Supreme court decision impedes democratic rights

By Robert Clinton, Sports Editor

Last June the U.S. Supreme Court removed the heart of the 1965 Voting Rights Act, allowing states with the worst records of voter misconduct to change their election laws without federal approval.

In light of this recent change, a group discussion was held in HS-101 on Sept. 17, the W.E.B. DuBois Lecture Series.

“The Constitution continues, to this day, to reflect the racist character of the community it represented.

“The past is not dead,” emeritus African-American studies professor Fritz Pointer said.

Other guest speakers during the talk were social science professors Majeedah Rahman and Karl Grant.

Sociology department Chairperson J. Vern Cromartie moderated the panel on the Constitution and the Supreme Court’s decision to roll back a portion of the Voting Rights Act.

Attentive students listened to the trio of professors explain the finer points of systematic oppression, as well as expose the many avenues it used to escape history into our modern society.

Pointer began with a quick overview of the Voting Rights Act, and the injustices that made them a necessity. He adeptly compared late Supreme Court Chief Justice Roger B. Taney, who in a landmark case in 1857, ruled against slave Dred Scott, who was suing his master for freedom in a free state, with current Chief Justice John Roberts.

Roberts recently abolished the safety net that protected minority voters in the most historically problematic sections of the country.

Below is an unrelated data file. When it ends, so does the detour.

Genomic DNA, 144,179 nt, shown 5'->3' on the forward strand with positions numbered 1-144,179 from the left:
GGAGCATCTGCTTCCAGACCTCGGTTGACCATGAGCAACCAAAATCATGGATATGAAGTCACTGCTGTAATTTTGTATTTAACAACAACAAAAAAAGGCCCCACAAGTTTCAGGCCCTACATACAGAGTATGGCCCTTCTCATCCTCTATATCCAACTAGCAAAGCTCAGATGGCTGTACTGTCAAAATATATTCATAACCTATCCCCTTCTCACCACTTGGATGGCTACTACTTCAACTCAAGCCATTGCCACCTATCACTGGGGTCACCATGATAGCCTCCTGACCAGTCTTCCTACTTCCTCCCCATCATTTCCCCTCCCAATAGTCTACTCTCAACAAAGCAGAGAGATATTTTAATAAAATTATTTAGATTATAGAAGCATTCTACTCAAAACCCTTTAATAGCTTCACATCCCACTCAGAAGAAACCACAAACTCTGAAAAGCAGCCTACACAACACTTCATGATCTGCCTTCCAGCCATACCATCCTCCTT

Professor Majeedah Rahman retraced the footsteps trailblazing women took by explaining the mechanics of historic gender-based suppression, and disclosed the partnerships that evolved with different ethnic groups in the quest for equal rights.

Rahman also bonded with the young women in the crowd who confessed they still feel the restraints of gender-based politics.

Grant laid out the finer details of the Supreme Court’s decision. It is intended to remove safeguards established for states with a history of voting misconduct, predominately in the South.

”Anything below the Canadian border is the south,” Grant said.
“It gives the states with the worst records a clean slate.”
Grant also spoke about the modern consequences of not voting.

He referenced elected officials, who were in charge of funding programs that have been known to monitor people through cellphones or watch people through laptop cameras, and said they may have been elected because of a lack of voter participation.

Student Atrix Thomas III said, “It’s important to fight to keep our right to vote as minorities.”

Grant ended the lecture when he asked the students, “What would 50 more years of not voting look like? What kind of potential oppression could be levied upon you?”